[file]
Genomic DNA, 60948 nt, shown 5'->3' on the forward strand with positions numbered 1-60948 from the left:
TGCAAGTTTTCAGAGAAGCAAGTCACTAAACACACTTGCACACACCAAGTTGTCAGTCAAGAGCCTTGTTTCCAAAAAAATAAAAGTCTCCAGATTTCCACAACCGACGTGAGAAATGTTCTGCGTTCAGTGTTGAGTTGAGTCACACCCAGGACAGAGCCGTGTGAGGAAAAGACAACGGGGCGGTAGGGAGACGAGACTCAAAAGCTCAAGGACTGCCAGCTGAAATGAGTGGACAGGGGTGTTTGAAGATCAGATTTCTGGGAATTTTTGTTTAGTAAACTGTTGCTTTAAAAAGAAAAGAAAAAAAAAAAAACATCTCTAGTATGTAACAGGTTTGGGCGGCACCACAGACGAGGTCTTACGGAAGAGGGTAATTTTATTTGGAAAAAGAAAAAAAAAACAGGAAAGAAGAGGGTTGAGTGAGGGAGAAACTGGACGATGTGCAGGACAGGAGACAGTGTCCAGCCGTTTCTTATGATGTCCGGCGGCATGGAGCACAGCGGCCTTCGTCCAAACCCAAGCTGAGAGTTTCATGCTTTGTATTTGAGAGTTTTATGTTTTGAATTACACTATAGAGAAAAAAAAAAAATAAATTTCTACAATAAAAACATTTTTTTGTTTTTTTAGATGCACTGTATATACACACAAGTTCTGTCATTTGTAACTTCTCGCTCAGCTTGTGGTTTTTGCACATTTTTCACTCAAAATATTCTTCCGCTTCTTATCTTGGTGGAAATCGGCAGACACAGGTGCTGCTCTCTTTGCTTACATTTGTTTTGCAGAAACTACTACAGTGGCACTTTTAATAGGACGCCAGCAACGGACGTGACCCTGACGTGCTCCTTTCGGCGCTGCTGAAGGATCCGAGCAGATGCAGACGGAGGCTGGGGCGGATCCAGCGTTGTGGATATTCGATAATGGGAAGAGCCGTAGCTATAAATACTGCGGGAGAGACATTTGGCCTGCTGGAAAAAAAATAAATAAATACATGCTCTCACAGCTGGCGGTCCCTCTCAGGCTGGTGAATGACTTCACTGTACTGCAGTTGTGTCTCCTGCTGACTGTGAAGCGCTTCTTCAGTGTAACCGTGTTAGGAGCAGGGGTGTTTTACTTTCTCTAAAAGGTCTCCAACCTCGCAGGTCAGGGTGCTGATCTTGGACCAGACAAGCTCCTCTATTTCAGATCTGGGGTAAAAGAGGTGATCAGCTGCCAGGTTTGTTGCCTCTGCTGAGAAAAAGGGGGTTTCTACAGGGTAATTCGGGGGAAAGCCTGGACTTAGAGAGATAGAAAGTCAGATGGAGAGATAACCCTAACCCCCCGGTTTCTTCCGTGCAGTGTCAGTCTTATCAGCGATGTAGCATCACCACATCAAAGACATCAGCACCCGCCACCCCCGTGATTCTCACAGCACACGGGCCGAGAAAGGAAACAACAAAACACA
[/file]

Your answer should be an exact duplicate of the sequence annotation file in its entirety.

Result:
Genomic DNA, 60948 nt, shown 5'->3' on the forward strand with positions numbered 1-60948 from the left:
TGCAAGTTTTCAGAGAAGCAAGTCACTAAACACACTTGCACACACCAAGTTGTCAGTCAAGAGCCTTGTTTCCAAAAAAATAAAAGTCTCCAGATTTCCACAACCGACGTGAGAAATGTTCTGCGTTCAGTGTTGAGTTGAGTCACACCCAGGACAGAGCCGTGTGAGGAAAAGACAACGGGGCGGTAGGGAGACGAGACTCAAAAGCTCAAGGACTGCCAGCTGAAATGAGTGGACAGGGGTGTTTGAAGATCAGATTTCTGGGAATTTTTGTTTAGTAAACTGTTGCTTTAAAAAGAAAAGAAAAAAAAAAAAACATCTCTAGTATGTAACAGGTTTGGGCGGCACCACAGACGAGGTCTTACGGAAGAGGGTAATTTTATTTGGAAAAAGAAAAAAAAAACAGGAAAGAAGAGGGTTGAGTGAGGGAGAAACTGGACGATGTGCAGGACAGGAGACAGTGTCCAGCCGTTTCTTATGATGTCCGGCGGCATGGAGCACAGCGGCCTTCGTCCAAACCCAAGCTGAGAGTTTCATGCTTTGTATTTGAGAGTTTTATGTTTTGAATTACACTATAGAGAAAAAAAAAAAATAAATTTCTACAATAAAAACATTTTTTTGTTTTTTTAGATGCACTGTATATACACACAAGTTCTGTCATTTGTAACTTCTCGCTCAGCTTGTGGTTTTTGCACATTTTTCACTCAAAATATTCTTCCGCTTCTTATCTTGGTGGAAATCGGCAGACACAGGTGCTGCTCTCTTTGCTTACATTTGTTTTGCAGAAACTACTACAGTGGCACTTTTAATAGGACGCCAGCAACGGACGTGACCCTGACGTGCTCCTTTCGGCGCTGCTGAAGGATCCGAGCAGATGCAGACGGAGGCTGGGGCGGATCCAGCGTTGTGGATATTCGATAATGGGAAGAGCCGTAGCTATAAATACTGCGGGAGAGACATTTGGCCTGCTGGAAAAAAAATAAATAAATACATGCTCTCACAGCTGGCGGTCCCTCTCAGGCTGGTGAATGACTTCACTGTACTGCAGTTGTGTCTCCTGCTGACTGTGAAGCGCTTCTTCAGTGTAACCGTGTTAGGAGCAGGGGTGTTTTACTTTCTCTAAAAGGTCTCCAACCTCGCAGGTCAGGGTGCTGATCTTGGACCAGACAAGCTCCTCTATTTCAGATCTGGGGTAAAAGAGGTGATCAGCTGCCAGGTTTGTTGCCTCTGCTGAGAAAAAGGGGGTTTCTACAGGGTAATTCGGGGGAAAGCCTGGACTTAGAGAGATAGAAAGTCAGATGGAGAGATAACCCTAACCCCCCGGTTTCTTCCGTGCAGTGTCAGTCTTATCAGCGATGTAGCATCACCACATCAAAGACATCAGCACCCGCCACCCCCGTGATTCTCACAGCACACGGGCCGAGAAAGGAAACAACAAAACACA